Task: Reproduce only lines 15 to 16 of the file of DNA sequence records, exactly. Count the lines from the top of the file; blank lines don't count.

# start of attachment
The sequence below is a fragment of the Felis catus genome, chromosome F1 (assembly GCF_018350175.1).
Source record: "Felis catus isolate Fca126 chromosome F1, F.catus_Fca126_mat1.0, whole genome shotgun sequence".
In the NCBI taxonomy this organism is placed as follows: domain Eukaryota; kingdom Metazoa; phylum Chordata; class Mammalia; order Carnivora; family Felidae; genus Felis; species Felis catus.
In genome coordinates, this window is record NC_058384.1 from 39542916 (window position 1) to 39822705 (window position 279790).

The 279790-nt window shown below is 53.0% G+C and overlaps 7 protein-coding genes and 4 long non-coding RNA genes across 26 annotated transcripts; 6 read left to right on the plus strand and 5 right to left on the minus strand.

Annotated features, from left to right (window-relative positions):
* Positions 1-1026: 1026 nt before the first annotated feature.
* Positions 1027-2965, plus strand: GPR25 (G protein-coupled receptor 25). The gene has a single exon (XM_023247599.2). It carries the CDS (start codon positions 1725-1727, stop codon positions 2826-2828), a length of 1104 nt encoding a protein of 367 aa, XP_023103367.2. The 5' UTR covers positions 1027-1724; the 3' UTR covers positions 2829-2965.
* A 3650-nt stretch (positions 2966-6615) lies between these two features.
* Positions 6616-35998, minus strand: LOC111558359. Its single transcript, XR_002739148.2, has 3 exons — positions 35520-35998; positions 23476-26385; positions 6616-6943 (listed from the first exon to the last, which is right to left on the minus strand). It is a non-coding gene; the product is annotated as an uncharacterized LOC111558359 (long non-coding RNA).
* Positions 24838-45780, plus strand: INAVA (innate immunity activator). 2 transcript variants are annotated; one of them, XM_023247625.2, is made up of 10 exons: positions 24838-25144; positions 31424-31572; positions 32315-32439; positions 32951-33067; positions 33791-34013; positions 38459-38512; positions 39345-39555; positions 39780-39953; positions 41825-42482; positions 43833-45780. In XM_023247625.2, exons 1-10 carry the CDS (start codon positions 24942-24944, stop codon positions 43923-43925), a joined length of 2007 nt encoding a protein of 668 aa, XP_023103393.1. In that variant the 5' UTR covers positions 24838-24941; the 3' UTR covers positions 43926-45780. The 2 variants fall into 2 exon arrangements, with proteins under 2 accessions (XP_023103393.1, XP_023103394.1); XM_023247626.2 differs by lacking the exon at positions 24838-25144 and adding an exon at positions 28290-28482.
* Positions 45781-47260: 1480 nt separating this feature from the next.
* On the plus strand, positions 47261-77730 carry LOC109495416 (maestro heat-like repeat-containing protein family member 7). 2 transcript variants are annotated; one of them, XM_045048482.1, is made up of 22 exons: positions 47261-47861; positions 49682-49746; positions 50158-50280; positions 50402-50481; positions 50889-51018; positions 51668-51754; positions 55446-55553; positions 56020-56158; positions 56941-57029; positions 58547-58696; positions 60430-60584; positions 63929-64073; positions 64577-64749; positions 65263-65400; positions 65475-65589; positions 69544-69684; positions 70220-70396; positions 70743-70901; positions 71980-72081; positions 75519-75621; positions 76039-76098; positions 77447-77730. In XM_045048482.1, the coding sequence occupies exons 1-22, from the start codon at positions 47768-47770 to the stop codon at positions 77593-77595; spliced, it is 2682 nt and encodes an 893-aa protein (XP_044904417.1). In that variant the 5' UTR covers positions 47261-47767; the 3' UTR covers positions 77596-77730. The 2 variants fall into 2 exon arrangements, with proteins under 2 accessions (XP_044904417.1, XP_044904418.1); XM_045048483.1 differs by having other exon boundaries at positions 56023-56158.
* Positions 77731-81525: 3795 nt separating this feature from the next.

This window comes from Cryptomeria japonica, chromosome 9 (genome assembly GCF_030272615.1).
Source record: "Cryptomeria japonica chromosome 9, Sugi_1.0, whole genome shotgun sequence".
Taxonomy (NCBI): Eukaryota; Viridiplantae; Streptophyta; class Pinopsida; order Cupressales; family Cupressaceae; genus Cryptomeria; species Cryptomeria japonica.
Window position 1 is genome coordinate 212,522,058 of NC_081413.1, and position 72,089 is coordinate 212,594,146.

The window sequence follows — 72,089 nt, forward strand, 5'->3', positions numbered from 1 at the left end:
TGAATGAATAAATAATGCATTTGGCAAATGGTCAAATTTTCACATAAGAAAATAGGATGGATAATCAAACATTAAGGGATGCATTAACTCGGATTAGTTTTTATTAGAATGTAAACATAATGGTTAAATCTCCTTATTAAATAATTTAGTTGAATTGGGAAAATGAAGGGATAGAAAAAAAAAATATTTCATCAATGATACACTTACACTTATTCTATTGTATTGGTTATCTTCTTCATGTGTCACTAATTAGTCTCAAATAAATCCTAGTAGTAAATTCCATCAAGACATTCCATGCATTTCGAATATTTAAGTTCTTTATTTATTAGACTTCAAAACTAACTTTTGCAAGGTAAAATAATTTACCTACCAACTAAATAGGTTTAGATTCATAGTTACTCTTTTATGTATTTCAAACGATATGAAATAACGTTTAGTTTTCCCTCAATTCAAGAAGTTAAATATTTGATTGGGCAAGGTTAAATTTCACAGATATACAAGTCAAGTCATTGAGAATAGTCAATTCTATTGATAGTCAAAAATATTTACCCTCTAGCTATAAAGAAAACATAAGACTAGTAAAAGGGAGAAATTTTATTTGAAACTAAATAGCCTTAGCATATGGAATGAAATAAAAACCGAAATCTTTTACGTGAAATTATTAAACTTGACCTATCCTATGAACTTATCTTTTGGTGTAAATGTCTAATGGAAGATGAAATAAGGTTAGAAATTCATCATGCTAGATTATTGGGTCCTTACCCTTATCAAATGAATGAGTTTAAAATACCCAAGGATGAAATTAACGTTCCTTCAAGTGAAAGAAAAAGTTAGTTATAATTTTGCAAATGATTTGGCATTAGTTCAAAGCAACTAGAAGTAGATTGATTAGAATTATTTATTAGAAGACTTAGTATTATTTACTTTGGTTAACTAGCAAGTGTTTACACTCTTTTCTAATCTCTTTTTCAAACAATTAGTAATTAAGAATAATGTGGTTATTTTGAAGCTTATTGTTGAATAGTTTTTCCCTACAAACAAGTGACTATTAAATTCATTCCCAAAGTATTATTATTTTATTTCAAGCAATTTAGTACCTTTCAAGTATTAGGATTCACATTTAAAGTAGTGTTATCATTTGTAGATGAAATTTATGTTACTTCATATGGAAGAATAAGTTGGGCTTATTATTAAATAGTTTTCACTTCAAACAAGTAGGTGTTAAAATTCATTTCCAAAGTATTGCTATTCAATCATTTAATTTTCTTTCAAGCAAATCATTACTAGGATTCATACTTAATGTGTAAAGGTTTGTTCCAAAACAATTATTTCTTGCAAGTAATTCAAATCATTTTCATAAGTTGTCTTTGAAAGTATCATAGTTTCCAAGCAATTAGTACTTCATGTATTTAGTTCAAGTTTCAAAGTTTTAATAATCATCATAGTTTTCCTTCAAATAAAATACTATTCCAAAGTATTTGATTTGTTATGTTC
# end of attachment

This window comes from Cryptomeria japonica, chromosome 9 (genome assembly GCF_030272615.1).
Source record: "Cryptomeria japonica chromosome 9, Sugi_1.0, whole genome shotgun sequence".